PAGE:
Upon perusal of the records, the court found that the industrial plot was allotted to the petitioner in the year 1996, and the purpose behind the same was setting up of industry but the materials available on record showed that no industrial activities were going on for the last several years. Since no prima-facie material was brought on record to controvert the findings and no material was made available to show that the findings were perverse and required any interference.

The case being one for issuance of a writ of certiorari, the principle was well-settled that while exercising its power to issue a writ in the nature of certiorari the Court under Article 226 would not sit in appeal and could not exercise an appellate power. Such a writ of certiorari could be issued only when the Court found that the impugned order suffered from perversity. [Santosh Kumar Jalan v. State of Bihar, 2019 SCC OnLine Pat 1772, decided on 30-09-2019]

Case BriefsHigh Courts

Karnataka High Court: Alok Aradhe, J. dismissed a petition filed under Articles 226 and 227 of the Constitution of India with respect to the claim for compensation under the Victim Compensation Scheme been rejected.

In the present petition, the petitioner sought a writ of certiorari with respect to the quashing of communication through which the claim for petitioner’s compensation under the Victim Compensation Scheme was rejected. Along with the stated petitioner also sought a writ of mandamus to the Karnataka State Legal Services Authority to release an amount of Rs 7 lakhs as compensation in accordance with the revised scheme.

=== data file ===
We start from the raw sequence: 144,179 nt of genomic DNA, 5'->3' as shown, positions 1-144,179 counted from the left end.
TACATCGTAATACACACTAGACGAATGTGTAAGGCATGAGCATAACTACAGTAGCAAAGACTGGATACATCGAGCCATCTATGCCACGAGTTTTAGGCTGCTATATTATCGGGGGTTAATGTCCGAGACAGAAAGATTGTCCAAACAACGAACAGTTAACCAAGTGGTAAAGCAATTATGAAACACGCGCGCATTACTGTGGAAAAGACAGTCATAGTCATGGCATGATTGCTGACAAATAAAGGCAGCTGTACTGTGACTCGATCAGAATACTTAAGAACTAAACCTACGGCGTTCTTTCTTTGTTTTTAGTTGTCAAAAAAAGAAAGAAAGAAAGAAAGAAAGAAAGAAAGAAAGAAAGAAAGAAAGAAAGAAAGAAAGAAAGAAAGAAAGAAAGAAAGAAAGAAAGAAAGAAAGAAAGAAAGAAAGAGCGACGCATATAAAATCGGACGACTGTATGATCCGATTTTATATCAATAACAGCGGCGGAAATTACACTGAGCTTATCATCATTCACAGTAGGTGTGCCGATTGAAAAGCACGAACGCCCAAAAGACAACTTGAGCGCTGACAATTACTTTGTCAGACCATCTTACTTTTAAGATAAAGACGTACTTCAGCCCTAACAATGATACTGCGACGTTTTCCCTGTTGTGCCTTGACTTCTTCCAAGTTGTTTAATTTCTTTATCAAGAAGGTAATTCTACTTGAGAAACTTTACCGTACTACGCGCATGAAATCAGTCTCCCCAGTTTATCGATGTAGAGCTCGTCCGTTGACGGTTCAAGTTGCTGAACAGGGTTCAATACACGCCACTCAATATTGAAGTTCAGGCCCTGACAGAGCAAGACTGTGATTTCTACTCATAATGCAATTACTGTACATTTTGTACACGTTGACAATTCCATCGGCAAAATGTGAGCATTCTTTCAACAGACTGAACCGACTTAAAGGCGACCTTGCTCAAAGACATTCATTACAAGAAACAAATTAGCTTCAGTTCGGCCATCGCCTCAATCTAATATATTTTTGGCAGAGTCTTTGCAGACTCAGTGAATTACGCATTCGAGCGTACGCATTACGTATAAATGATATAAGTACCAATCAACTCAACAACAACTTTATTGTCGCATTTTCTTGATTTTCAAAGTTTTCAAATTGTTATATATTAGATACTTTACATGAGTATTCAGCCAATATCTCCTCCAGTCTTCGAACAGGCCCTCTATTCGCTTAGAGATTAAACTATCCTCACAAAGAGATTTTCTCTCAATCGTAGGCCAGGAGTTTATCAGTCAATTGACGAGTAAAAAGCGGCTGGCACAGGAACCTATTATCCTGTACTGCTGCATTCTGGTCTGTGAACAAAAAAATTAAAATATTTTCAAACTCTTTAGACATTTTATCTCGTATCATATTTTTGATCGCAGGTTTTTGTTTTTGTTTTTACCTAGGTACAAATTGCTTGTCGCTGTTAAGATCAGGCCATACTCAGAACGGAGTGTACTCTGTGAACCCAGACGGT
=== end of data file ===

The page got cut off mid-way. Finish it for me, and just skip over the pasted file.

In accordance with the facts of the case as stated, the petitioner claimed to be a rape victim on the basis of which after the FIR and investigation were duly completed, the petitioner’s father made a representation for grant of compensation under the Victim Compensation Scheme before the District Legal Services Authority.

Further, the above-stated authority passed an award by which the petitioner was directed to pay a sum of Rs 3 lakhs as compensation. Though, during the pendency of the proceeding before the Authority, in the criminal case, the petitioner and petitioner’s father were both declared hostile.

Thus in view of the above, the Karnataka State Legal Services Authority through an order had set aside the order awarding compensation passed by the Authority on the ground of petitioner and petitioner’s father turning hostile following which the petitioner approached the High Court.

Conclusion

High Court on perusal of the facts and circumstances of the matter, stated that in the exercise of powers under Section 357-A of the Code of Criminal Procedure, 1973 the State Government framed Karnataka Victim Compensation Scheme, 2007. Clause 6(3) and clause 7(10) of the scheme read as under: